In a previous blog post and in one of my You Tube videos I tried to make the case that different disciplines orient problem definition and solution in different ways, and that evolutionary biology and ecology lead researchers in different directions than do the social sciences. I followed this line of reasoning with the argument that evaluators’ traditional grounding in social science normally has been productive and that for the most part, we should continue to do what we have always done. Then, I tried to make the point that there are circumstances where thinking in terms of evolutionary biology and ecology can be a powerful addition to how we normally do our work. In this blog post I will show how policy evaluation is one of those circumstances when evolutionary / ecological thinking can be valuable. Continue reading “Using the Biotic Hierarchy as a Framework for Moving Policy Evaluation Away from a Program Evaluation-like Activity”
I put together a slide deck on the advantages of adding constructs from evolutionary biology and ecology to traditional evaluation. Adding those constructs is worth the trouble when the focus is on:
- populations of a program types, and
- rates of change over time
Specific topics covered are:
- Policy as ecosystem change
- Evolution of program forms
- Sustainability in terms of ecosystems as attractors
- Use of ecosystem analysis to interpret outcome evaluation
- Using population trends to interpret data on program outcome
Go here for the slides. UD_EBT_Evaluation_Meeting
For a long time, I have been arguing that if “complexity” is to be useful in evaluation, evaluators’ should focus on what complex systems do, rather than on what complex systems are. This is because by focusing on behavior, we can make practical decisions about models, methodologies, and metrics.
I still believe this, but I’m also coming to appreciate that thinking within research traditions also matters. I’m not advocating a return to a “complex system” focus, but I do see value in adopting the perspectives of people who do research and develop theory in the domain of complexity. And by extension, this is also true for evolutionary biology, another field that I have been promoting as being useful for evaluators.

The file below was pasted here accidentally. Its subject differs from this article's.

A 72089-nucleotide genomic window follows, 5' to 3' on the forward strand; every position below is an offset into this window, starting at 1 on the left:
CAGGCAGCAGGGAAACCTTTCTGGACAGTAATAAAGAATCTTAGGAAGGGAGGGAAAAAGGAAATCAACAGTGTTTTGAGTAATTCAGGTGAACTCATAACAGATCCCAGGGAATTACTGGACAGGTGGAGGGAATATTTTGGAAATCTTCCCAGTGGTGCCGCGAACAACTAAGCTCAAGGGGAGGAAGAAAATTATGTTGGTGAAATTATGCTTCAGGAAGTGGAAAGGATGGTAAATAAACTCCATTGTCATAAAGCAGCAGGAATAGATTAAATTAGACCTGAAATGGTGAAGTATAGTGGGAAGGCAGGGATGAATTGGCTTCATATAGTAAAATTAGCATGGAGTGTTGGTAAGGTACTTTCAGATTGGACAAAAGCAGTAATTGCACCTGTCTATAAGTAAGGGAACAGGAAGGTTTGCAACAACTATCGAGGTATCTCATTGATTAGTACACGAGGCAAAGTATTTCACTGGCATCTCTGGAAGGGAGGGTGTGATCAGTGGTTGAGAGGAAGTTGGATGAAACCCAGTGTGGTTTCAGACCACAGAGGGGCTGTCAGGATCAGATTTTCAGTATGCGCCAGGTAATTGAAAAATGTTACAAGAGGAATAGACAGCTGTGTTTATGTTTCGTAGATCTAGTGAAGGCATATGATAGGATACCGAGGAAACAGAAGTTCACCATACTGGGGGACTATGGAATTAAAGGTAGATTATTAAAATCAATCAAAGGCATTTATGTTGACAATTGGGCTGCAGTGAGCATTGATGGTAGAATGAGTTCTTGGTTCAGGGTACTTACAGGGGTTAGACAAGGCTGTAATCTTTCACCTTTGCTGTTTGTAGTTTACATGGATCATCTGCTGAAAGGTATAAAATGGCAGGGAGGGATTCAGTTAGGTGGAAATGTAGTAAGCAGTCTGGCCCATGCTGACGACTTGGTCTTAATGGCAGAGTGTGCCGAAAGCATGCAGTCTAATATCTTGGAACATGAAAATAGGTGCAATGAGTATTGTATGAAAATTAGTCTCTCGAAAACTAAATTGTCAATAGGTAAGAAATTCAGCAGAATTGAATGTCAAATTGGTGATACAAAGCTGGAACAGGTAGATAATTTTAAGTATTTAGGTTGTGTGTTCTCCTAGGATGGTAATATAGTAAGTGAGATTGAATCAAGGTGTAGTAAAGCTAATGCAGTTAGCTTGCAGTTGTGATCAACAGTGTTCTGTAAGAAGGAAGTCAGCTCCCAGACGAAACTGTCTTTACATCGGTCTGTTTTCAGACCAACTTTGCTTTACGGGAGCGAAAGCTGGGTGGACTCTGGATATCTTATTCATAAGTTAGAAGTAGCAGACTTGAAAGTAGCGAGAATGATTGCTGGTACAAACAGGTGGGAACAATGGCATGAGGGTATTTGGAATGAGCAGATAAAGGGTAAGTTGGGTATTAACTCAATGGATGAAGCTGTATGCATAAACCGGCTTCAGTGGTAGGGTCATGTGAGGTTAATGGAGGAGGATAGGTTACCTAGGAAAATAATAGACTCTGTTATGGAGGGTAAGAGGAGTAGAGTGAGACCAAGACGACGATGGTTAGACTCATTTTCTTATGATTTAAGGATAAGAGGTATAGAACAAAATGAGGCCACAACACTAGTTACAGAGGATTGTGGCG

I posted a longish piece (~3,500 words) on my website with the same title as this post. Section headings are:
- Case: Early childhood parent support
- Program design
- Evaluation design
- Some useful concepts from evolutionary biology and ecology
- Birth/death rates
- Selection pressure
- Species and species variation
- What would the evaluation look like if its design were informed by knowledge of evolutionary biology and ecology?
- Populations, and birth/death rates
- Coevolution and population
- Selection pressure
- Species and species variation
- Do we gain anything from applying an evolutionary lens?
- Paradigmatic concepts
I’m always interested in having people point out the error of my ways.
I’m working on the notion that there are circumstances when evaluators should think of programs as species of organisms adapting in an ecological niche. This document contains some preliminary thoughts on that topic. I’m groping toward an article, a series of blog posts, and some YouTube movies. I’m looking for any suggestions anyone might have to help me along.
Inapplicability to Evaluation
One thing I need to be careful about is that evolution is agnostic as to the outcome, it only cares about species viability. We care about goals.
Evolution does not mean “progress” in the sense that we humans think of making life better for people. It’s not hard to imagine a dystopian, but highly sustainable, evolutionarily successful world. (In general, people talk about “sustainability” as if it is an unalloyed good. It’s not. It is neutral with respect to being “desirable” or “undesirable” concerning desired ends. In my business the problem is that systems are too sustainable. You can beat them over the head with data until the cows come home, and still they do not change.)
When is an evolutionary biological perspective needed?
People get turned on when I give my complexity workshops and think that they have to apply principles of complex behavior in everything they do. Hooey. It’s one thing to say there is complex behavior operating. It’s quite something else to say that one has to go to the trouble of dealing with it. There is a large and legitimate need for evaluation of single programs with respect to first-order outcomes. No overwhelming need to deal with complexity there. Ditto evolutionary biology.
Toward the end of Superforecasting: The Art and Science of Prediction, Tetlock has a nice discussion of when incremental forecasting is useful, given the ubiquity of log-linearly distributed rare occurrences that can change the course of events. (See Rumsfeld memo to Bush, Cheney, and Rice.) There is an analogous argument to make about evaluation. If it’s true for evaluation in general, it’s certainly the case for using knowledge of evolutionary biology to shape an evaluation. (Actually I can make a good case that we should only evaluate short-term, proximate outcomes. But that’s another story.)